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In a ceremony held at the Southeast Georgia Conference Center on Monday, the U.S. Coast Guard honored maritime partners for their commendable actions during the M/V Golden Ray capsizing and subsequent response.
The capsizing occurred off the coast of St. Simons Island, Georgia, on September 8, 2019.
The public service awards were presented to individuals from Moran Towing, Georgia Department of Natural Resources, and the Brunswick Pilots, recognizing the heroic efforts that resulted in the preservation of lives and the mitigation of environmental hazards and economic impacts during the Golden Ray capsizing and grounding in St. Simon’s Sound.
“The bravery, heroism, and skill displayed by the Coast Guard’s Seventh District maritime partners, who stepped in quickly to save lives and prevent further damage following the Golden Ray’s capsizing in 2019, is commendable,” said U.S. Representative Buddy Carter, Georgia’s 1st District in presenting the awards. “Moran Towing, the Georgia Department of Natural Resources, and Brunswick Harbor Pilots are more than deserving of this award and recognition.”
Captain Jonathan K. Tennant, a pilot aboard the Golden Ray during the incident, received the prestigious Meritorious Public Service Award for his sound decision making and decisive actions.
Rear Adm. Douglas Schofield, commander, Coast Guard Seventh District expressed his gratitude to the first responders from the Georgia maritime community for their professionalism, teamwork, and prompt response to the capsizing.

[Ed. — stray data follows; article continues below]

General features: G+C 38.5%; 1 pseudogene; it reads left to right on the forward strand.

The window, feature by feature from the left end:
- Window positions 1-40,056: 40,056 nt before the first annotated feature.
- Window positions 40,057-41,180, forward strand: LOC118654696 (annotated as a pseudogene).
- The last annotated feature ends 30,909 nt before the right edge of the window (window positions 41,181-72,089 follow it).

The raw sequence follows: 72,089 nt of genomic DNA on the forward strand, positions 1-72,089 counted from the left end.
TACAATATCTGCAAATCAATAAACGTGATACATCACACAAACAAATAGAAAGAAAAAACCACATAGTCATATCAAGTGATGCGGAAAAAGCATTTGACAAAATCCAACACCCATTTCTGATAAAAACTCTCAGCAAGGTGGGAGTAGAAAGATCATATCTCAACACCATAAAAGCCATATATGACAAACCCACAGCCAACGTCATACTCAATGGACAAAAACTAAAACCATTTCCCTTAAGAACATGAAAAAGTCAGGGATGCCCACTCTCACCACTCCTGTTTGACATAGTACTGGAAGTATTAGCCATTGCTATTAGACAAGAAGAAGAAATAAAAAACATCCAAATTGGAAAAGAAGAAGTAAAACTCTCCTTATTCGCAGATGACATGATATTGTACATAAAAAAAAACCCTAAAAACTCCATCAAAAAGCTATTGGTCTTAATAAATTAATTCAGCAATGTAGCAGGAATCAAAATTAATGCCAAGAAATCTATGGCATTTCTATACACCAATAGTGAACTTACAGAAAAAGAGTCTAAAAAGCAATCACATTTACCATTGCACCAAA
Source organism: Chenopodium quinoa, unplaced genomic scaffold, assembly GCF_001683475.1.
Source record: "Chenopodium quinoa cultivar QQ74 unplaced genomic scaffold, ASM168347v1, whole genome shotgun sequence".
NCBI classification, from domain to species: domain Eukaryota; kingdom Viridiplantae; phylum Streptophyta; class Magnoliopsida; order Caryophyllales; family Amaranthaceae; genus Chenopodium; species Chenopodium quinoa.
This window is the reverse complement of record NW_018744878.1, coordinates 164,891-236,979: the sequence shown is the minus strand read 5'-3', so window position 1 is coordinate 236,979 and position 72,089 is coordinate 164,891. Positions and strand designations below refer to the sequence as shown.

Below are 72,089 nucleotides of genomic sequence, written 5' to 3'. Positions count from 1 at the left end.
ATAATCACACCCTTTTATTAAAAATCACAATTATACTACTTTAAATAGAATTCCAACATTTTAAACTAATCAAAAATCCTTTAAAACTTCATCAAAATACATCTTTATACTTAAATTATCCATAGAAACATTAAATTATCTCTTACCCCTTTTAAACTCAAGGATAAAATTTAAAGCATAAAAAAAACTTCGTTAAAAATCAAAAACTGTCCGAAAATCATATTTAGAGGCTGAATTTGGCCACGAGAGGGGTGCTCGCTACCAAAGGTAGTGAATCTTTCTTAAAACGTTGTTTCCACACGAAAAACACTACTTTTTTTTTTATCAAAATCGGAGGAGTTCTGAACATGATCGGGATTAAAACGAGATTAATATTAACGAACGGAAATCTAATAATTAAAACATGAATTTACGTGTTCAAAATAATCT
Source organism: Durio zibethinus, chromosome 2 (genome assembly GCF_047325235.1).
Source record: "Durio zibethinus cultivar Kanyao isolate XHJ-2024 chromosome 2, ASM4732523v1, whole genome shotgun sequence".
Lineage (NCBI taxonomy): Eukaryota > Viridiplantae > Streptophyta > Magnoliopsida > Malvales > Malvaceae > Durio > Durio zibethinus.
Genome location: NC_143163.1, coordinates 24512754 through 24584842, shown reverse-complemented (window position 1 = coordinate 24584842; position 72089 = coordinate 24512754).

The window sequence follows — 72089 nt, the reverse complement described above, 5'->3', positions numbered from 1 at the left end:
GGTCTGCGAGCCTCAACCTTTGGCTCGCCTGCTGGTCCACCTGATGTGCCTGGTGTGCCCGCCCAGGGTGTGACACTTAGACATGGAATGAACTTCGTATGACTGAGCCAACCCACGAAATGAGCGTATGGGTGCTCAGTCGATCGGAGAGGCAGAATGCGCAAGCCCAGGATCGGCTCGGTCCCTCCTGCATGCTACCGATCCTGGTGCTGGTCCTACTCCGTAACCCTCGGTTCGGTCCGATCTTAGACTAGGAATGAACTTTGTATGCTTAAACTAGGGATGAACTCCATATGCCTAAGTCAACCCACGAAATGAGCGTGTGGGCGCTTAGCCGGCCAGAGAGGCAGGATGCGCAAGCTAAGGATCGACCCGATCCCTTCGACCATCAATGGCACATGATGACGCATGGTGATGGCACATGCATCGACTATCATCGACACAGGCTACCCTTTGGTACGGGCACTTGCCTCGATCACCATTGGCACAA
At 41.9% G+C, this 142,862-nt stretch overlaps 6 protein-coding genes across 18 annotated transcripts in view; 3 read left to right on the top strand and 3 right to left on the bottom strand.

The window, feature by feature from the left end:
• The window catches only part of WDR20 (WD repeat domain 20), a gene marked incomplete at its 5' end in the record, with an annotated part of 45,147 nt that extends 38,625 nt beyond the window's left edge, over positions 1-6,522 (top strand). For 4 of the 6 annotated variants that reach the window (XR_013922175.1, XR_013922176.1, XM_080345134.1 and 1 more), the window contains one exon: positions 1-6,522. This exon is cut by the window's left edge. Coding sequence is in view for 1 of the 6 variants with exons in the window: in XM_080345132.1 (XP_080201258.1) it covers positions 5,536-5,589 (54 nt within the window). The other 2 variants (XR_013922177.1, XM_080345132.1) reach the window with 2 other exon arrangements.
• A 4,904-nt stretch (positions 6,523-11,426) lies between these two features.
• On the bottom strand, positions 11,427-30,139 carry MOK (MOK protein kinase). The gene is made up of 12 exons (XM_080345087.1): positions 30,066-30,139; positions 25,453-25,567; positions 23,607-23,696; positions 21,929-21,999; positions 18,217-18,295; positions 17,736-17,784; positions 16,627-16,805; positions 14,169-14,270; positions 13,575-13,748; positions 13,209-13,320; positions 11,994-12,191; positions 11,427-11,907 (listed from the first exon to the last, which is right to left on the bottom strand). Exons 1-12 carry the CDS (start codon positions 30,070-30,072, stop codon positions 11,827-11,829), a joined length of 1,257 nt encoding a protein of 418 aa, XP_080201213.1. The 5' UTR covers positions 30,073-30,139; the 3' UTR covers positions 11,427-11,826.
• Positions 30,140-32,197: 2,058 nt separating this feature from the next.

“Today is a mere glimpse into the incredibly selfless commitment to service embodied by the men and women of Moran Towing, Georgia Department of Natural Resources, Brunswick Pilots, and the Coast Guard during the incident,” said Schofield.
The National Transportation Safety Board (NTSB) determined the incident was caused by human error that led to inaccurate stability calculations. According to the NTSB report, the Golden Ray experienced a rapid heel to port during a turn to starboard shortly after departing the Port of Brunswick with 4,100 vehicles loaded inside. Despite efforts to correct the heel, the vessel grounded outside of the channel at a 60-degree port heel within a minute.
The NTSB determined that the capsizing was caused by the chief officer’s error in entering ballast quantities into the stability calculation program, resulting in an incorrect determination of the vessel’s stability and insufficient righting arm during the turn.
All 23 crewmembers and one pilot on board were rescued, including four engineering crew who were trapped for nearly 40 hours due to flooding caused by open watertight doors. Two crewmembers sustained serious injuries.
The NTSB said damages from the accident were around $200 million, including the total loss of the vessel and $142 million worth of cargo.
Wreck removal took more than two years and involving cutting the wreck into sections for removal using the heavy lift barge VB-10000.
Presented the Coast Guard Public Service Commendation were:
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